“A friend loves at all times.”
There is a limit to the openness we have described. It can be used to create insecurity and gain power over your spouse. I (JCD) know of a handsome young company president who told his wife every day about the single women at the office who flirted with him. His candor was admirable, but by not also stressing his commitment to his wife, he was saying (consciously or not): “You’d better treat me right because there are plenty of women out there just waiting to get their hands on me.” His wife began to fret about how she would hang onto her husband.
He should have reflected on his real motives for alarming his wife. Did this kind of sharing nurture or injure his friendship with her? And she could have helped redirect the conversations by pointing out to her husband—in a calm, nonthreatening manner—how his words made her feel.
If you reveal your inner feelings honestly, with pure motives, and continually reaffirm your commitment to your marriage, your spouse will become your most treasured confidante, protector, adviser, and friend. After forty years of marriage, I can happily report that Shirley and I are best, intimate friends—in no small part because we’ve earned each other’s trust.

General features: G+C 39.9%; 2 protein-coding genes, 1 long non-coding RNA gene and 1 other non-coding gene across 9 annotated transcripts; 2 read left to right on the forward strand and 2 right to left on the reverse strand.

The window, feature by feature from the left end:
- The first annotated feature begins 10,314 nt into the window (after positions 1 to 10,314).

Just between us . . .
• Have you shown me the “real” you?
• How should we respond when our partner shares a weakness?
• How can I be a better friend?
Father, thank You so much that my spouse and I are lifetime partners. But we want to always be best and dearest friends, too. Bless us with Your wisdom, grace, and power to this end, we pray. Amen.
This devotional is taken from Night Light for Couples. Copyright © 2000 by James Dobson, Inc. All rights reserved. Used with permission.